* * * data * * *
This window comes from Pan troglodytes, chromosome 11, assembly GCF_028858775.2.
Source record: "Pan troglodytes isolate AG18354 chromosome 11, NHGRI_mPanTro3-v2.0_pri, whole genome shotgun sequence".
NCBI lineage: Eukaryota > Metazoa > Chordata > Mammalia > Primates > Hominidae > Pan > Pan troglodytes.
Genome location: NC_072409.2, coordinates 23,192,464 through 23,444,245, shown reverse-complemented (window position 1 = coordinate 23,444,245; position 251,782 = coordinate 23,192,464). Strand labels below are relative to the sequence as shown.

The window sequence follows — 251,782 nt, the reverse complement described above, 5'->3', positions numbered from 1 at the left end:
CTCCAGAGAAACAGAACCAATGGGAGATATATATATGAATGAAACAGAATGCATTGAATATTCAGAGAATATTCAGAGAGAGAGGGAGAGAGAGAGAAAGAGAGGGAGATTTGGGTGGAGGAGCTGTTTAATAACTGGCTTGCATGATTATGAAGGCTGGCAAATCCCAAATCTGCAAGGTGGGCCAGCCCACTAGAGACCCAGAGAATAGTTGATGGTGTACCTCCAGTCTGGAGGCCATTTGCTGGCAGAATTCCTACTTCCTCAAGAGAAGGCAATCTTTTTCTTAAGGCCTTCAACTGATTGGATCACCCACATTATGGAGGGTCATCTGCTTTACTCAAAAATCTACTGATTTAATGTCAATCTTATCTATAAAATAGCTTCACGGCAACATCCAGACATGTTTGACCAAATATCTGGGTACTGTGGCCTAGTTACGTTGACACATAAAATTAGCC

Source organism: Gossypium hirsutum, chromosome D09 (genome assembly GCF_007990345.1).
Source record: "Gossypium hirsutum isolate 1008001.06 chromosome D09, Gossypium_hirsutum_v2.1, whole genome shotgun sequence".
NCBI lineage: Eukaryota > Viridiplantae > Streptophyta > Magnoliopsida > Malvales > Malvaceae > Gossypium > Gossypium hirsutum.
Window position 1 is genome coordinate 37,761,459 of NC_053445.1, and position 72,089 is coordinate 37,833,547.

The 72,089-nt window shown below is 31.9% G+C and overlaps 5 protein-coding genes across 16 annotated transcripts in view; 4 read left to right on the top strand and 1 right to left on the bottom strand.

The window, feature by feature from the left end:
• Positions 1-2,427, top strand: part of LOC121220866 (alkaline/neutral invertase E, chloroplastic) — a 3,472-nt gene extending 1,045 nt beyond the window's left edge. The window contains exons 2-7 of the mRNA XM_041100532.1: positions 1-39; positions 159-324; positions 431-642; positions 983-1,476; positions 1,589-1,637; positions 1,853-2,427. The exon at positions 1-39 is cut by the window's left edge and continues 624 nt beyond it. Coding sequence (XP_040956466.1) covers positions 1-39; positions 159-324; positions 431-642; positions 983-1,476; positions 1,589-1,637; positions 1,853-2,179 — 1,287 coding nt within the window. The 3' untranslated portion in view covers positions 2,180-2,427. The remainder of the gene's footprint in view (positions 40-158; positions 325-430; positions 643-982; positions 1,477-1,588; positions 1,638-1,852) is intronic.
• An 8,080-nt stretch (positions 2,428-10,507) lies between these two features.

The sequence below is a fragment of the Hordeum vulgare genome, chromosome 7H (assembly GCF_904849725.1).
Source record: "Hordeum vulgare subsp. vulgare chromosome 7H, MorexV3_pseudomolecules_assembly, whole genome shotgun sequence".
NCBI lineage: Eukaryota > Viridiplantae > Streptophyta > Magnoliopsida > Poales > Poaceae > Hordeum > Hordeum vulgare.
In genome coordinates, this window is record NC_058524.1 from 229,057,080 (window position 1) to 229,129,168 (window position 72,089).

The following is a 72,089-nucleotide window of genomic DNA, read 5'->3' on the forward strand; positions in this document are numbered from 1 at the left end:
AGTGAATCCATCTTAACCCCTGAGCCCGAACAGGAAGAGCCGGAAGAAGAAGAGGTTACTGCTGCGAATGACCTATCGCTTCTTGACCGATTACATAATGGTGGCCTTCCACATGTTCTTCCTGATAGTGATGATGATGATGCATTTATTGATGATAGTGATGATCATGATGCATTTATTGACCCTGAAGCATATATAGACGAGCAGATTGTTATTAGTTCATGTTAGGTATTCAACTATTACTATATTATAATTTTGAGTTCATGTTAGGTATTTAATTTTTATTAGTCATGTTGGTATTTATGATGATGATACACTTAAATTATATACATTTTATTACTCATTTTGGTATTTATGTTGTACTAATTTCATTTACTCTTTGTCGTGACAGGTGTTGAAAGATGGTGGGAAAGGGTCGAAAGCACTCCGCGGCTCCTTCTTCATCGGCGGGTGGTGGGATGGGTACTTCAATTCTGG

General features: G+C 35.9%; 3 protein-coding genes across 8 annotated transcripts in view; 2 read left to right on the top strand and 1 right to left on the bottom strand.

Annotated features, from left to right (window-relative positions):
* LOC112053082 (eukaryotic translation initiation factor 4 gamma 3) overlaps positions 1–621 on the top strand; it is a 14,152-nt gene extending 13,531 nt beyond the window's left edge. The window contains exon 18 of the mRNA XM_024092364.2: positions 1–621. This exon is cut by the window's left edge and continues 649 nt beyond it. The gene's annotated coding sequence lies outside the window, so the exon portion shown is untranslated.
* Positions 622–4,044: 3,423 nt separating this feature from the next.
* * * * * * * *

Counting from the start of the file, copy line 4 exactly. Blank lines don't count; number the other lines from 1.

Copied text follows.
Genome location: NC_072409.2, coordinates 23,192,464 through 23,444,245, shown reverse-complemented (window position 1 = coordinate 23,444,245; position 251,782 = coordinate 23,192,464). Strand labels below are relative to the sequence as shown.